Journal cover Journal topic
Natural Hazards and Earth System Sciences An interactive open-access journal of the European Geosciences Union
doi:10.5194/nhessd-3-7333-2015
© Author(s) 2015. This work is distributed
under the Creative Commons Attribution 3.0 License.
Review article
07 Dec 2015
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A revision of this discussion paper for further review has not been submitted.
Epistemic uncertainties and natural hazard risk assessment – Part 1: A review of the issues
K. J. Beven1,2, W. P. Aspinall4, P. D. Bates5, E. Borgomeo7, K. Goda3, J. W. Hall7, T. Page1, J. C. Phillips4, J. T. Rougier6, M. Simpson7, D. B. Stephenson8, P. J. Smith1, T. Wagener3,9, and M. Watson4 1Lancaster Environment Centre, Lancaster University, Lancaster, UK
2Department of Earth Sciences, Uppsala University, Uppsala, Sweden
3Department of Civil Engineering, Bristol University, Bristol, UK
4School of Earth Sciences, Bristol University, Bristol, UK
5School of Geographical Sciences, Bristol University, Bristol, UK
6School of Mathematics, Bristol University, Bristol, UK
7Environmental Change Institute, Oxford University, Oxford , UK
8Department of Mathematics and Computer Science, Exeter University, Exeter, UK
9Cabot Institute, University of Bristol, Bristol, UK
Abstract. Uncertainties in natural hazard risk assessment are generally dominated by the sources arising from lack of knowledge or understanding of the processes involved. There is a lack of knowledge about frequencies, process representations, parameters, present and future boundary conditions, consequences and impacts, and the meaning of observations in evaluating simulation models. These are the epistemic uncertainties that can be difficult to constrain, especially in terms of event or scenario probabilities, even as elicited probabilities rationalized on the basis of expert judgements. This paper reviews the issues raised by trying to quantify the effects of epistemic uncertainties. Such scientific uncertainties might have significant influence on decisions that are made for risk management, so it is important to communicate the meaning of an uncertainty estimate and to provide an audit trail of the assumptions on which it is based. Some suggestions for good practice in doing so are made.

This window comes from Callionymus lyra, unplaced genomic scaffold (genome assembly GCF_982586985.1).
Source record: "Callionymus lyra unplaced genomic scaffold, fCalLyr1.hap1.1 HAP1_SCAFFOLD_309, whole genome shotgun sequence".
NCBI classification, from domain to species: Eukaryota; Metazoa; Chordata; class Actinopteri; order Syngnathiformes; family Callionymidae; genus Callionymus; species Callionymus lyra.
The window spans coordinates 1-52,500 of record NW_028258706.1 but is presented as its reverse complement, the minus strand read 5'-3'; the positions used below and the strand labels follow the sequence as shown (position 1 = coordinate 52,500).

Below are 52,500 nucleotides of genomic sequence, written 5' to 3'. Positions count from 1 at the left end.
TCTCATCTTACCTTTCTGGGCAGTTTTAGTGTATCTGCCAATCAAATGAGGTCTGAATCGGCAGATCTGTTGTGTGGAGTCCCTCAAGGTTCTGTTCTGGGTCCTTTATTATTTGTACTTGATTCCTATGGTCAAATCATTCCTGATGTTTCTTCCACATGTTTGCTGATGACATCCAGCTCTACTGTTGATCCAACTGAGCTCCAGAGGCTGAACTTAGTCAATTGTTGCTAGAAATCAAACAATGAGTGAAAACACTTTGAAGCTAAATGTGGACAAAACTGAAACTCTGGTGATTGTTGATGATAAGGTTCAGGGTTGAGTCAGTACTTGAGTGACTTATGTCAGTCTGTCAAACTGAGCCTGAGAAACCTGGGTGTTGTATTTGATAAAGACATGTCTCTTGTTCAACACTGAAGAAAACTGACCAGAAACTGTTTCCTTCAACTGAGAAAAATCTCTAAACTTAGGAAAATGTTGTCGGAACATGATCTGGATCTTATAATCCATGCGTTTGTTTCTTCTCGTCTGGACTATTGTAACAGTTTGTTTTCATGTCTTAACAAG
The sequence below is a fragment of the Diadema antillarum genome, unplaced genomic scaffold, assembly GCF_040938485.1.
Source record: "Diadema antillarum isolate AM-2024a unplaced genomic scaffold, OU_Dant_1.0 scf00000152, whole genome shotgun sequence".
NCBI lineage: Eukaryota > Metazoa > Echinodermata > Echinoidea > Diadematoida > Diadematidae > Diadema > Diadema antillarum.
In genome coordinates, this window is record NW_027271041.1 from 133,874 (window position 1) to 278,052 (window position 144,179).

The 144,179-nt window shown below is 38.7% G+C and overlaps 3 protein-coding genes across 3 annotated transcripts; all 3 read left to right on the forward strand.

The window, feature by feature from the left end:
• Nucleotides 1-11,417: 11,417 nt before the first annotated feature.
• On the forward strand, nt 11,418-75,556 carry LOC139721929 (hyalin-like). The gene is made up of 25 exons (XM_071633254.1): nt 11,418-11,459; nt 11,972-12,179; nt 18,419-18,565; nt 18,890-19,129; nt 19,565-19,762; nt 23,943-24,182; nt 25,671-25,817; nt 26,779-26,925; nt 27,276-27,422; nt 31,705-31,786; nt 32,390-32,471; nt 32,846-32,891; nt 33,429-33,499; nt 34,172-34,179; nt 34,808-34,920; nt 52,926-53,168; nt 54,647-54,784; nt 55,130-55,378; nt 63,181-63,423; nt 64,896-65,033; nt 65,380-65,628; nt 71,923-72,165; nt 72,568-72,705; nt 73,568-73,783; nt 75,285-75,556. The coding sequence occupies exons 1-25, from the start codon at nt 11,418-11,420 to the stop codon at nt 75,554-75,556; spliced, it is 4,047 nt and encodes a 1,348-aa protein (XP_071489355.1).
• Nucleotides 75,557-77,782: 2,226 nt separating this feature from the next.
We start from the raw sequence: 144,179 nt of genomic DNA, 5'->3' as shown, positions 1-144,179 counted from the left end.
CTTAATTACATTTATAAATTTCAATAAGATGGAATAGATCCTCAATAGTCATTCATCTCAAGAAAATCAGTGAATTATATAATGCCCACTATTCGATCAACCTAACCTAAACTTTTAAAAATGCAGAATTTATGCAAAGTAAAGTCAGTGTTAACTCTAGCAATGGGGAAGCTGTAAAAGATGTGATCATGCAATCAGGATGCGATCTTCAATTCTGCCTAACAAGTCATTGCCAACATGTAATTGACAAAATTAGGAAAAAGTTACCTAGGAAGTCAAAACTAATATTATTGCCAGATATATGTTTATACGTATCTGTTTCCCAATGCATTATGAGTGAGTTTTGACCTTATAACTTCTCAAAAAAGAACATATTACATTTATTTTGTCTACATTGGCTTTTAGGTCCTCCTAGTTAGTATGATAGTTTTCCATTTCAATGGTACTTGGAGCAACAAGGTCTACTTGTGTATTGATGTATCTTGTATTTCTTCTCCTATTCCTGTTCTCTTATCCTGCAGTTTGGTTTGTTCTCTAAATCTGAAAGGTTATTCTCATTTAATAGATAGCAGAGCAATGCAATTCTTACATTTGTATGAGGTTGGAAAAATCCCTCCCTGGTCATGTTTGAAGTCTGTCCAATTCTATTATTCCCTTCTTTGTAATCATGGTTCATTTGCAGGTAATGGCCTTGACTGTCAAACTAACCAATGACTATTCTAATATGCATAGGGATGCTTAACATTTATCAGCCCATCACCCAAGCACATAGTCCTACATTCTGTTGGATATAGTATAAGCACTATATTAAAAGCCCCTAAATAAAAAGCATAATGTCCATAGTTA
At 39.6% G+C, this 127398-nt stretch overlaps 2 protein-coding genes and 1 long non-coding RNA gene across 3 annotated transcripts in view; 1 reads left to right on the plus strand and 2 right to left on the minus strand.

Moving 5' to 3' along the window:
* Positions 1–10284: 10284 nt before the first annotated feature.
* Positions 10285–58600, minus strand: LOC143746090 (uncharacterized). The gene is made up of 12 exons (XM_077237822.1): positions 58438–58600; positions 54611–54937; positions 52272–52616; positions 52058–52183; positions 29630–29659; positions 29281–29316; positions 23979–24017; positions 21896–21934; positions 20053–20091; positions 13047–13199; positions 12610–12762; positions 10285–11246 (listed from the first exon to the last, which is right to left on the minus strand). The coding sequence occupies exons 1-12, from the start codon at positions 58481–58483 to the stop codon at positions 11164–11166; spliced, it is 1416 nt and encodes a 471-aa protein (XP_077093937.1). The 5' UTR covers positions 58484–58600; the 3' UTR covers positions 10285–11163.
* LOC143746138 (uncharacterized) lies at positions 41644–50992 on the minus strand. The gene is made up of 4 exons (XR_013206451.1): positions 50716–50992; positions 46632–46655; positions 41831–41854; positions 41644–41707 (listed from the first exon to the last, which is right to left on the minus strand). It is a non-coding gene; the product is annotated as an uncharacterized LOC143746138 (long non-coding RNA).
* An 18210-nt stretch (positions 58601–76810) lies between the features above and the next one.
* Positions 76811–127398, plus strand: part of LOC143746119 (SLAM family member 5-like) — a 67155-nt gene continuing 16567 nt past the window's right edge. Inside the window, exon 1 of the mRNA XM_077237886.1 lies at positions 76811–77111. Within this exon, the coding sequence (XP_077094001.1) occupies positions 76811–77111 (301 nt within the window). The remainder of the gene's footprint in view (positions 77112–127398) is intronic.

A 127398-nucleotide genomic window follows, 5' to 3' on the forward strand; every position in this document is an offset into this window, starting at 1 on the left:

Citation: Beven, K. J., Aspinall, W. P., Bates, P. D., Borgomeo, E., Goda, K., Hall, J. W., Page, T., Phillips, J. C., Rougier, J. T., Simpson, M., Stephenson, D. B., Smith, P. J., Wagener, T., and Watson, M.: Epistemic uncertainties and natural hazard risk assessment – Part 1: A review of the issues, Nat. Hazards Earth Syst. Sci. Discuss., 3, 7333-7377, doi:10.5194/nhessd-3-7333-2015, 2015.
K. J. Beven et al.
Interactive discussionStatus: closed (peer review stopped)
AC: Author comment | RC: Referee comment | SC: Short comment | EC: Editor comment
Printer-friendly Version - Printer-friendly version      Supplement - Supplement
 
RC C2527: 'Epistemic uncertainties and natural hazard risk assessment. 1. A review of the issues', Anonymous Referee #1, 10 Dec 2015 Printer-friendly Version 
 
RC C3275: 'Review report', Anonymous Referee #2, 06 Mar 2016 Printer-friendly Version 
 
EC C3408: 'Editorial comment', Richard Chandler, 24 May 2016 Printer-friendly Version 
 
AC C3437: 'Response to Referees' Comments', Keith Beven, 31 Jul 2016 Printer-friendly Version Supplement 
K. J. Beven et al.
K. J. Beven et al.

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Short summary
Uncertainties in natural hazard risk assessment are generally dominated by the sources arising from lack of knowledge or understanding of the processes involved. This is Part 1 of 2 papers reviewing these epistemic uncertainties that can be difficult to constrain, especially in terms of event or scenario probabilities. It is based on the work of the CREDIBLE research consortium on Risk and Uncertainty in Natural Hazards.
Uncertainties in natural hazard risk assessment are generally dominated by the sources arising...
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